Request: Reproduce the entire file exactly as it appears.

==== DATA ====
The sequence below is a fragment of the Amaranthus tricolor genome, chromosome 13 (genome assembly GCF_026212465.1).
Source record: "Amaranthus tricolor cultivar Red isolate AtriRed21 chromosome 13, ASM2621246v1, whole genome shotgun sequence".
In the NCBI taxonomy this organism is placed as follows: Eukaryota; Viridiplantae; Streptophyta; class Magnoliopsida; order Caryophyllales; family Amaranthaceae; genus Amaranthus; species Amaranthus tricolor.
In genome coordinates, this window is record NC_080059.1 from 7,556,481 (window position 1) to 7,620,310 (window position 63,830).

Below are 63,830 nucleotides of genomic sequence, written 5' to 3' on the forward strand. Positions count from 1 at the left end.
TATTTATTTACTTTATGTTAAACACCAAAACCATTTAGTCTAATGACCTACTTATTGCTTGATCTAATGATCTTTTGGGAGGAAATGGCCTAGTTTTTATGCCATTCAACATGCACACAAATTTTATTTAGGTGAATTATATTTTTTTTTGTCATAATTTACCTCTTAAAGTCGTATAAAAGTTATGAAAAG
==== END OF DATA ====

The sequence below is a fragment of the Amaranthus tricolor genome, chromosome 13 (genome assembly GCF_026212465.1).
Source record: "Amaranthus tricolor cultivar Red isolate AtriRed21 chromosome 13, ASM2621246v1, whole genome shotgun sequence".
In the NCBI taxonomy this organism is placed as follows: Eukaryota; Viridiplantae; Streptophyta; class Magnoliopsida; order Caryophyllales; family Amaranthaceae; genus Amaranthus; species Amaranthus tricolor.
In genome coordinates, this window is record NC_080059.1 from 7,556,481 (window position 1) to 7,620,310 (window position 63,830).

Below are 63,830 nucleotides of genomic sequence, written 5' to 3' on the forward strand. Positions count from 1 at the left end.
TATTTATTTACTTTATGTTAAACACCAAAACCATTTAGTCTAATGACCTACTTATTGCTTGATCTAATGATCTTTTGGGAGGAAATGGCCTAGTTTTTATGCCATTCAACATGCACACAAATTTTATTTAGGTGAATTATATTTTTTTTTGTCATAATTTACCTCTTAAAGTCGTATAAAAGTTATGAAAAG